West Virginia Rock and Mud Slides Expensive to Clean Up

January 2, 2014

Recent rock and mud slides are straining the West Virginia Department of Transportation’s maintenance fund.

The cleanup of a rock slide in Raleigh County that has closed a section of W.Va. Route 3 could cost $500,000, DOT spokesman Brent Walker told WSAZ-TV.

Crews have been using explosives to blast three large boulders that fell onto the highway last week. DOT spokeswoman Carrie Bly said Monday that the road is expected to remain closed for at least 10 days.

Walker said the cleanup of a mudslide that cut off access to a road in Logan County earlier this month could cost even more than the Raleigh County incident.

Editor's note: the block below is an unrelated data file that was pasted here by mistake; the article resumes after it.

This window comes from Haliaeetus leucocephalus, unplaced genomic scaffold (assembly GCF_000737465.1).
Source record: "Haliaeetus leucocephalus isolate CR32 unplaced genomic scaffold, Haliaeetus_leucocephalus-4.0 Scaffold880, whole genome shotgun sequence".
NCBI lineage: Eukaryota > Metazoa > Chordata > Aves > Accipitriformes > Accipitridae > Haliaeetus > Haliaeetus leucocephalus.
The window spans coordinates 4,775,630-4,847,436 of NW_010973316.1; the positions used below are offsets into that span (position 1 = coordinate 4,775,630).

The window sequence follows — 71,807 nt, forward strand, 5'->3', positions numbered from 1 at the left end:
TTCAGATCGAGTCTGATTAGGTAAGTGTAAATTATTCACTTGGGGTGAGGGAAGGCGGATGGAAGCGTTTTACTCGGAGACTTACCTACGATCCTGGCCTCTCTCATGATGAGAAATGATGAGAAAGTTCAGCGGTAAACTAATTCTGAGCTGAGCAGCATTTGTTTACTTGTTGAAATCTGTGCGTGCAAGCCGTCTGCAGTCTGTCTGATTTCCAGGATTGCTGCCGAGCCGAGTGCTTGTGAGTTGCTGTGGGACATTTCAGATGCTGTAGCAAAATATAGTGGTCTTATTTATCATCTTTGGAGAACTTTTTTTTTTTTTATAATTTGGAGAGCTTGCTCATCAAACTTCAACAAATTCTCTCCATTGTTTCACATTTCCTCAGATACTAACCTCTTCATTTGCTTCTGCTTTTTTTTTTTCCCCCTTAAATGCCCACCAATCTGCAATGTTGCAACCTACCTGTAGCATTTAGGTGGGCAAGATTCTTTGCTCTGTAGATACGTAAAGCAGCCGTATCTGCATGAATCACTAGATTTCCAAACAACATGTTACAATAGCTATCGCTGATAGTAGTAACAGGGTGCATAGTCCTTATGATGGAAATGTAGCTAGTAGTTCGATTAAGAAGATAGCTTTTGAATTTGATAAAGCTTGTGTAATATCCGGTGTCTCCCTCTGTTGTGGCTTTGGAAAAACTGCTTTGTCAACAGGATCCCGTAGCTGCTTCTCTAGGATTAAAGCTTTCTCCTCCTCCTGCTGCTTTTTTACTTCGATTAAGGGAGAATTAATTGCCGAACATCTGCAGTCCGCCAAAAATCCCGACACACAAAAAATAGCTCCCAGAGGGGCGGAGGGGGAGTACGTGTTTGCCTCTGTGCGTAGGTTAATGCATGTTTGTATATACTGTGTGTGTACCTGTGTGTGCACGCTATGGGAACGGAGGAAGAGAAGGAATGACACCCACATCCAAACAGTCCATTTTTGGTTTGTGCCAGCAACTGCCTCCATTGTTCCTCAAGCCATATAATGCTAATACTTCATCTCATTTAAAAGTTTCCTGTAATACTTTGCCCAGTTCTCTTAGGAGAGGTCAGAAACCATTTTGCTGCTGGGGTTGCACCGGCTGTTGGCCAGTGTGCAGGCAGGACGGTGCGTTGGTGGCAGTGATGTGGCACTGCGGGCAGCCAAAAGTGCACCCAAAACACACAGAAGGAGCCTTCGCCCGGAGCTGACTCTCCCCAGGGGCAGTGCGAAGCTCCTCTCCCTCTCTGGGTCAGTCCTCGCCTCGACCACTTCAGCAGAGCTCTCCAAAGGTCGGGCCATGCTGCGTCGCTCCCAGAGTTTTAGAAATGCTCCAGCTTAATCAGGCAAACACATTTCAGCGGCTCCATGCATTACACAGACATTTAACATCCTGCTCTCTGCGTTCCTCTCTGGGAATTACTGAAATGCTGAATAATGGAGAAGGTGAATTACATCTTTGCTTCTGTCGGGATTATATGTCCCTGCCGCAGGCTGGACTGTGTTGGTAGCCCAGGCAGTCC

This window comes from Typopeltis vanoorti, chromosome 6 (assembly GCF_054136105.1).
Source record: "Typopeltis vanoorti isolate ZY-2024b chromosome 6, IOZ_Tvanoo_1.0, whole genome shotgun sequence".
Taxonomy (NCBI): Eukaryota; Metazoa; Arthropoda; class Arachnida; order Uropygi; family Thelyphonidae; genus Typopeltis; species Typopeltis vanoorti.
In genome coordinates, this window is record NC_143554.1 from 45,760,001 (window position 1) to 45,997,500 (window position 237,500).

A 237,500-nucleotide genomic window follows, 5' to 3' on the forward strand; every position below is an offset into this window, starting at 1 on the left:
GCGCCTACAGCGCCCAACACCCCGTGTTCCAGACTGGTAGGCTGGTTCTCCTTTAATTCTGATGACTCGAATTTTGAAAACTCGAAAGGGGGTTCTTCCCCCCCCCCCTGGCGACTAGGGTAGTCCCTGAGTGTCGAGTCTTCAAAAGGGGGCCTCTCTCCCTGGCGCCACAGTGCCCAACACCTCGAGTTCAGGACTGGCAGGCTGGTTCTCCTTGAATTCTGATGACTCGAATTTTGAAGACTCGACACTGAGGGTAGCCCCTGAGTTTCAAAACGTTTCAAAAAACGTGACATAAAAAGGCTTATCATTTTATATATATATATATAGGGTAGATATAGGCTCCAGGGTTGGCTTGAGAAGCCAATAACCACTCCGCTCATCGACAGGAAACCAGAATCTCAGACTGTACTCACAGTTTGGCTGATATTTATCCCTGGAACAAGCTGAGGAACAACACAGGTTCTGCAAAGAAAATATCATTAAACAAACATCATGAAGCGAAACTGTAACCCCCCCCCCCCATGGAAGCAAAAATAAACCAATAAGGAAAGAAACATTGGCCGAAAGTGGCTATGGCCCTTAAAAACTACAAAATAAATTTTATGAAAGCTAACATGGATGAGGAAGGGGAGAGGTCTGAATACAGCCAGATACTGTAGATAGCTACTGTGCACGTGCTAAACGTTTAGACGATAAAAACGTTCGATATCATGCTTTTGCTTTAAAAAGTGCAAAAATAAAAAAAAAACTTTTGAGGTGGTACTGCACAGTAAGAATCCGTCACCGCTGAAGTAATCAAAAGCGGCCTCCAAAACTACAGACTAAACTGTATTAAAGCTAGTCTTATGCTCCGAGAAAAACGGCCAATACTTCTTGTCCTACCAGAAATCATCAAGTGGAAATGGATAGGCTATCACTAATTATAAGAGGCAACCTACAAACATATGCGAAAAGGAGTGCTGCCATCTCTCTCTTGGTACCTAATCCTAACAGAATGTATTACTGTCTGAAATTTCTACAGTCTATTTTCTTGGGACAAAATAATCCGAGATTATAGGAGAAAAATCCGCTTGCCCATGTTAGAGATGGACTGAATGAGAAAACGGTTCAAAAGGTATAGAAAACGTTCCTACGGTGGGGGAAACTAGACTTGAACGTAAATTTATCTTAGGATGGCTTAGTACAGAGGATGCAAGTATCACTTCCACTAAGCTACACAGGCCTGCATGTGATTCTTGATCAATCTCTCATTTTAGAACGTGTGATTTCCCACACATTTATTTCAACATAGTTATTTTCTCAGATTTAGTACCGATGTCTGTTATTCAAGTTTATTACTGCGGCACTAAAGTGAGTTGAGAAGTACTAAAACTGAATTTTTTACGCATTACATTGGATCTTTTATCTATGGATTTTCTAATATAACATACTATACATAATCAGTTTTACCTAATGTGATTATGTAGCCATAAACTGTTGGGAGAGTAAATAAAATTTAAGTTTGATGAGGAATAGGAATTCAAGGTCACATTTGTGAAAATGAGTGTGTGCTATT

“These have been pretty big deals and they’ve cost a lot of money to clean up,” he said.

Slides are common in West Virginia but most are small. Several hundred small slides have occurred around the state this year.

“San Francisco has their earthquakes and West Virginia has their slides. We’re used to that. That’s part of our world,” Walker said.

But add in the large slides, along with other maintenance costs, and the DOT’s maintenance fund could go over budget this year.

“Too many of these and we really start to see the effects on other programs like some resurfacing projects,” Walker said.

Cleanups involve more than removing rock, mud and debris from roads.

“We’ve got to secure the hillside. We have to make repairs to the damaged road,” Walker said.

The DOT also has to reinstall guardrails and signs.

Transportation officials hope that the winter is mild so there won’t be many potholes to fix.

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